During the turbulent pandemic year of 2020, war erupted between Azerbaijan and Armenia in the landlocked South Caucasus region of Nagorno-Karabakh. A historically disputed area, the new conflict was the spillover of pent-up past grievances and displaced and traumatized tens of thousands of people. Christians from other parts of the world sacrificially sent aid to help.
Once the conflict died down, local authorities recognized that emotional and spiritual support for the suffering was needed if wholeness was to be realized. Who could they turn to for help? They asked those who had earned trust through their sacrificial giving and acts of love. They asked if Christians could help with trauma counseling.
We are saved by, as Martin Luther wrote, “…a living, bold trust in God’s grace, so certain of God’s favour that it would risk death a thousand times trusting in it.” Abraham believed and trusted God and this is what made him righteous (Genesis 15:6). This unwavering trust in God’s unlimited trustworthiness is what the Apostle Paul calls all with ears to hear to: “However, to the one who does not work but trusts God who justifies the ungodly, their faith is credited as righteousness” (Romans 4:5).
Trusting your own work and way is ungodly. Trusting God is righteousness. But can God be trusted? Perhaps that is the larger question.
God is exceedingly trustworthy. God says what he does and does what he says. God is a covenant-maker and a covenant-keeper. God keeps his promises. In his dealing with the unresolved and unreconciled realities of a world marred by sin and human rebellion that is determined to prove itself and earn its own way, God steps in to earn our trust.
God had proved himself faithful since calling Abram to leave his people (Genesis 12:1-3) and so the withered Chaldean could fully trust the LORD’s promise to give him descendants as numerous as the stars despite being childless (Genesis 15:1-6). God earns trust and this, like food and shelter given to the displaced in a war-torn land, leads to greater and deeper possibilities for healing and transformation.
Jesus comes earning trust. Jesus joined people with an integrity and congruency of words and acts earned a bold trust that, like Martin Luther described, awakened a bold trust in God’s grace. The fishermen who followed Jesus had cast nets unsuccessfully, but they trusted the carpenter’s word and brought in a haul. Peter’s response? “Go away from me, Lord; I am a sinful man” (Luke 5:8)!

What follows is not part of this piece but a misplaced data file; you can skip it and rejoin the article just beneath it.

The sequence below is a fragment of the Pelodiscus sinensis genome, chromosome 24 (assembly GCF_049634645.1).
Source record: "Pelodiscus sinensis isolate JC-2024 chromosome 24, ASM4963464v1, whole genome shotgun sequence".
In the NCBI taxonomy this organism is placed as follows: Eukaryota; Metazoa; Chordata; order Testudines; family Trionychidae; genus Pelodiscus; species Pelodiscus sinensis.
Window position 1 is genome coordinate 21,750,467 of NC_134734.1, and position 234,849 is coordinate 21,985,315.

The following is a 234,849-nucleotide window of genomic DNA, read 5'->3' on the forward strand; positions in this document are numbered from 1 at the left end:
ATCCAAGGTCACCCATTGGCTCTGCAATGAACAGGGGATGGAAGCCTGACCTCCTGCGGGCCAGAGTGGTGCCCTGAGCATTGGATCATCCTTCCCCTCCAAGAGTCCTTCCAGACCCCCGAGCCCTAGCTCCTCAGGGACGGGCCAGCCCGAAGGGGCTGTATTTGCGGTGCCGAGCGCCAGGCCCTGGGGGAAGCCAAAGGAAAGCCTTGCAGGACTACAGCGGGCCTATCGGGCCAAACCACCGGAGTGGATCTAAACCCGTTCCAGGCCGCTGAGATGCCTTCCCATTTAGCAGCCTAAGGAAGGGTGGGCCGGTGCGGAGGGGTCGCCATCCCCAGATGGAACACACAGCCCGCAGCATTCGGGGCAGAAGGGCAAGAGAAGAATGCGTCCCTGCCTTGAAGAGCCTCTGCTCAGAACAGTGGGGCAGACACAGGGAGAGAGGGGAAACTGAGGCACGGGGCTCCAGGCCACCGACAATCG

As Jesus’ way became more socially disruptive and the crowds began jumping off the bandwagon he asked his closest friends if they had lost confidence too. Again, it was Peter who responded, “Lord, to whom shall we go? You have the words of eternal life” (John 6:68). His words were trustworthy because his acts, in keeping with the promise-keeping God, were trust-building. When his words became further controversial – his opponents pointing out he is making himself God (John 10:33) – Jesus says, “…even though you do not believe me, believe the works, that you may know and understand that the Father is in me, and I in the Father” (John 10:38). Jesus’ works earned trust, even when his words were incomprehensible and even reprehensible.
And, most beautifully, when rejected and nailed to a cross, Jesus remains trustworthy and faithful to the promises of God. “He was in agony,” Tim Keller writes, “and he looked down at us – denying him, abandoning him, and betraying him – and in the greatest act of love in history, he STAYED.” The Jesus way is to bring shalom by earning trust.
“He was in agony,” Tim Keller writes, “and he looked down at us – denying him, abandoning him, and betraying him – and in the greatest act of love in history, he STAYED.” – Tim Keller
In the unresolved and unreconciled realities of lives and communities – and even war zones – followers and disciples of Christ must earn the trust that opens doors for wholeness and transformation.
Slow down and consider. Where is the Holy Spirit giving you eyes to see that which needs wholeness and transformation? Are you trusted there? Or are you deemed suspicious? Do you believe you can simply ride in and save the day with words – even holy words? Is such a way the Jesus’ way? How is God asking you to stay with the people and earn trust? What will be the posture, price and pace of such godly trust that can lead to a bold and living trust in God’s grace?
The way forward for ambassadors of Christ is the Jesus way of earning trust. How are you being led by the Spirit of God to build such trust?